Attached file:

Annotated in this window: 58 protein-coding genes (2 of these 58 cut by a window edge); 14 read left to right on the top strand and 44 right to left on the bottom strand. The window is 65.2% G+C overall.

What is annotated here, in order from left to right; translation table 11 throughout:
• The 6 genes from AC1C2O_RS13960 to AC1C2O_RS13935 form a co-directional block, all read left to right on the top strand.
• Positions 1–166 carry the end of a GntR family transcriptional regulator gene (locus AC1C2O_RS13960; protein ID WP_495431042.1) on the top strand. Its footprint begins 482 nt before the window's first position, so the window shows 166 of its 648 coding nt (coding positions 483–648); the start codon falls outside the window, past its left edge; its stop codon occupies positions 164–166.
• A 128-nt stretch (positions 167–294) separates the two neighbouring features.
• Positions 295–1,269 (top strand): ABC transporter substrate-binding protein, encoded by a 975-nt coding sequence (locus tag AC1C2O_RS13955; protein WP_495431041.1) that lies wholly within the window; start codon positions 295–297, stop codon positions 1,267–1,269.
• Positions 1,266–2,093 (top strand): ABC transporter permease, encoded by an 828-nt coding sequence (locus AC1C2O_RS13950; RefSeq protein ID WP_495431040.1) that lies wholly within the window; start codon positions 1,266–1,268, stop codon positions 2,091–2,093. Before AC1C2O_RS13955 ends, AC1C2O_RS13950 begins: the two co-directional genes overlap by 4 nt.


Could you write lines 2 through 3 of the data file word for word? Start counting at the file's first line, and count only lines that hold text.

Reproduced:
What is annotated here, in order from left to right; translation table 11 throughout:
• The 6 genes from AC1C2O_RS13960 to AC1C2O_RS13935 form a co-directional block, all read left to right on the top strand.